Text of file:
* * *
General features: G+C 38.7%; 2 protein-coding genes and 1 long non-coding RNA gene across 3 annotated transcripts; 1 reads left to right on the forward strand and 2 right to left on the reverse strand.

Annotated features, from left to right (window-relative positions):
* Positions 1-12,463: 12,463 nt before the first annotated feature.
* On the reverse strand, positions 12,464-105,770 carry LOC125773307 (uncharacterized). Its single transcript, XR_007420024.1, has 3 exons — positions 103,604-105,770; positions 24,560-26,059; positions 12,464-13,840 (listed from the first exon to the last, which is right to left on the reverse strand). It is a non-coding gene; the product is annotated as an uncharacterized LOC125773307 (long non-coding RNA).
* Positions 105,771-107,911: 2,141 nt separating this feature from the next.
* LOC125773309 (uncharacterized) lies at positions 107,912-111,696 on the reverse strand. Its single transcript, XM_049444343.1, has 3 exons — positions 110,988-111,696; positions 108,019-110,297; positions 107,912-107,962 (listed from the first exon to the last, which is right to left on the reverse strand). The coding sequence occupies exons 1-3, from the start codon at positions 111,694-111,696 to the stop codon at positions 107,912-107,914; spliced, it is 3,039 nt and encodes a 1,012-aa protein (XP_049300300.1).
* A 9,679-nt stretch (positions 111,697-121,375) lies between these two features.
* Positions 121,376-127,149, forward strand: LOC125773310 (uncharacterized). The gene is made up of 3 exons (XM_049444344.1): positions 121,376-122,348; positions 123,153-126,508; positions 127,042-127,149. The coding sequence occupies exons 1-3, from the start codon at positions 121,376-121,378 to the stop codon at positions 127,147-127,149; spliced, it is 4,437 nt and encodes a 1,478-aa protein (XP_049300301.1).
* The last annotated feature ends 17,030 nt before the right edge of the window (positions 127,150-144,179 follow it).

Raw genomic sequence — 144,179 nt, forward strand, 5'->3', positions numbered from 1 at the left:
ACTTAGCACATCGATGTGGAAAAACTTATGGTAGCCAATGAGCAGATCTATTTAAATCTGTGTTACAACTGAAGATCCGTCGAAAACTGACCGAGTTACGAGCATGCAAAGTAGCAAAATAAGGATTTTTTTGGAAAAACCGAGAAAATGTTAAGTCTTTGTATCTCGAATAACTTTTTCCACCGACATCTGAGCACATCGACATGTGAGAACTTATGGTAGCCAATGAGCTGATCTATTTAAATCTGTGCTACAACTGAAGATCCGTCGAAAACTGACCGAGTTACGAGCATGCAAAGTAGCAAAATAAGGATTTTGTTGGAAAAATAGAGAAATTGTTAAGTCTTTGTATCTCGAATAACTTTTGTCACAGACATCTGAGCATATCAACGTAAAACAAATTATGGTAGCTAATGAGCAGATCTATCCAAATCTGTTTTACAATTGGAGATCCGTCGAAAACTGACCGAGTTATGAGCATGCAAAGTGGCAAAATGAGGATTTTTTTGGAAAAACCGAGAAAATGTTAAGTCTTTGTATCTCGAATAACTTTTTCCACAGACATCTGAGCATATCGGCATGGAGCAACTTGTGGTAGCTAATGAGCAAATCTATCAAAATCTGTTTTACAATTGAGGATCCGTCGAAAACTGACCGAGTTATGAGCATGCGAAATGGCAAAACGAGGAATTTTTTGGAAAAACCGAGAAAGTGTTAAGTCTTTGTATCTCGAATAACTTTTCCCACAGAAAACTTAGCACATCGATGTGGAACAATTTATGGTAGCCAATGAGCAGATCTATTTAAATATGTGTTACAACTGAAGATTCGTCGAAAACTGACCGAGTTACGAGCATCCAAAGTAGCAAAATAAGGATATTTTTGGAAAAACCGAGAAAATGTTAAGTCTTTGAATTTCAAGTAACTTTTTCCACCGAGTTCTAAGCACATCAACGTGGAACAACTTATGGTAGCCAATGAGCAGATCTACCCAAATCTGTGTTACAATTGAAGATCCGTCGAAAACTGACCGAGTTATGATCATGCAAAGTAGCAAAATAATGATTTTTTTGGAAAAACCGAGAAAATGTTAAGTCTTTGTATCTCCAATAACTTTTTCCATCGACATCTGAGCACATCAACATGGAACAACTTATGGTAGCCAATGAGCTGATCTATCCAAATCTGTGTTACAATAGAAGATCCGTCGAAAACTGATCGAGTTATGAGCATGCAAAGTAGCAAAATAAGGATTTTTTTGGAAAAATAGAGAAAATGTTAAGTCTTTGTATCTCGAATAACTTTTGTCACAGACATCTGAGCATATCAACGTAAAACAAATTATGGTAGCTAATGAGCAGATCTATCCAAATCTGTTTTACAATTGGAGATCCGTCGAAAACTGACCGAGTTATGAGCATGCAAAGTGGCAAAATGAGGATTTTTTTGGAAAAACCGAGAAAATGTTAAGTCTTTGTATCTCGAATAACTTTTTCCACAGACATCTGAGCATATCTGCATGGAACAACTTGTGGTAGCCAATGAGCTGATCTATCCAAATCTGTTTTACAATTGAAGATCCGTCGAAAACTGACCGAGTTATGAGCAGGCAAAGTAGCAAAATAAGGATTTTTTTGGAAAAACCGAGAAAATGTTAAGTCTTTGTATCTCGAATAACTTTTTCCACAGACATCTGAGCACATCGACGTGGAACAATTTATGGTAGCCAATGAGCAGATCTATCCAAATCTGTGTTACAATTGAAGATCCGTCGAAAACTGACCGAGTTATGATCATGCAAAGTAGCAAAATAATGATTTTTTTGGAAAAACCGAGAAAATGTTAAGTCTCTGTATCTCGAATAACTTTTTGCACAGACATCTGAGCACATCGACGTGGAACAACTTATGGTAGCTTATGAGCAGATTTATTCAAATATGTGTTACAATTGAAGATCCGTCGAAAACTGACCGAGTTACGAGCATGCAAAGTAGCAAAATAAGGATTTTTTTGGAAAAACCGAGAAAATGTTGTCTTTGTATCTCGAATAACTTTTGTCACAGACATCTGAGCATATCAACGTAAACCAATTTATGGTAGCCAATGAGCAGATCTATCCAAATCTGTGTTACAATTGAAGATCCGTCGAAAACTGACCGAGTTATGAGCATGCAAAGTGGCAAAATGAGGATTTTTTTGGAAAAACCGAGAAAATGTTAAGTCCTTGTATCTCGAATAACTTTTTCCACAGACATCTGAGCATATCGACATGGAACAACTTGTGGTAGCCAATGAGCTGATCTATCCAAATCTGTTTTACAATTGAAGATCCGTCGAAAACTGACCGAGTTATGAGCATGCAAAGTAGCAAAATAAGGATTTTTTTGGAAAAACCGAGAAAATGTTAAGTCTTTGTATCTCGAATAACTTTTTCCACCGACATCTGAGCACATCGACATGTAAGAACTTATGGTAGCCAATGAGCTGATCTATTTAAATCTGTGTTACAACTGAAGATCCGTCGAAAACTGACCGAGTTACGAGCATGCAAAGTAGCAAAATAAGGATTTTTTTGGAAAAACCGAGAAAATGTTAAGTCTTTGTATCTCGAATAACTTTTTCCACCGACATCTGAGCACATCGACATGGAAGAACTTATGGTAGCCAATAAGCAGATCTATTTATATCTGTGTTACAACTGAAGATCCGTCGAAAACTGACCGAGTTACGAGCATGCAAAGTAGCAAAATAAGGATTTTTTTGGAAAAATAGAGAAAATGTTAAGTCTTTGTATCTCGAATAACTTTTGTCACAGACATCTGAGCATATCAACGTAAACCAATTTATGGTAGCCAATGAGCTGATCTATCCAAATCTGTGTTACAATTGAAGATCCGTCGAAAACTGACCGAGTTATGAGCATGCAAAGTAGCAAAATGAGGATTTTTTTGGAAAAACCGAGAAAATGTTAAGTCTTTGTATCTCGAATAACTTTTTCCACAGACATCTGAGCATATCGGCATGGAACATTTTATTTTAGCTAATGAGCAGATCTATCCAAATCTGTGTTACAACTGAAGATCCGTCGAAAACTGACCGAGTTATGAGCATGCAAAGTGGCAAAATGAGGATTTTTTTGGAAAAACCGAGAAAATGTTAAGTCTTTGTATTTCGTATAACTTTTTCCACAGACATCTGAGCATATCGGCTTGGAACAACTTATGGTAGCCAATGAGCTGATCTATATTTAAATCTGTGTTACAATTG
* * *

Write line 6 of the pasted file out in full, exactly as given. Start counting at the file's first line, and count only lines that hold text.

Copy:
* LOC125773309 (uncharacterized) lies at positions 107,912-111,696 on the reverse strand. Its single transcript, XM_049444343.1, has 3 exons — positions 110,988-111,696; positions 108,019-110,297; positions 107,912-107,962 (listed from the first exon to the last, which is right to left on the reverse strand). The coding sequence occupies exons 1-3, from the start codon at positions 111,694-111,696 to the stop codon at positions 107,912-107,914; spliced, it is 3,039 nt and encodes a 1,012-aa protein (XP_049300300.1).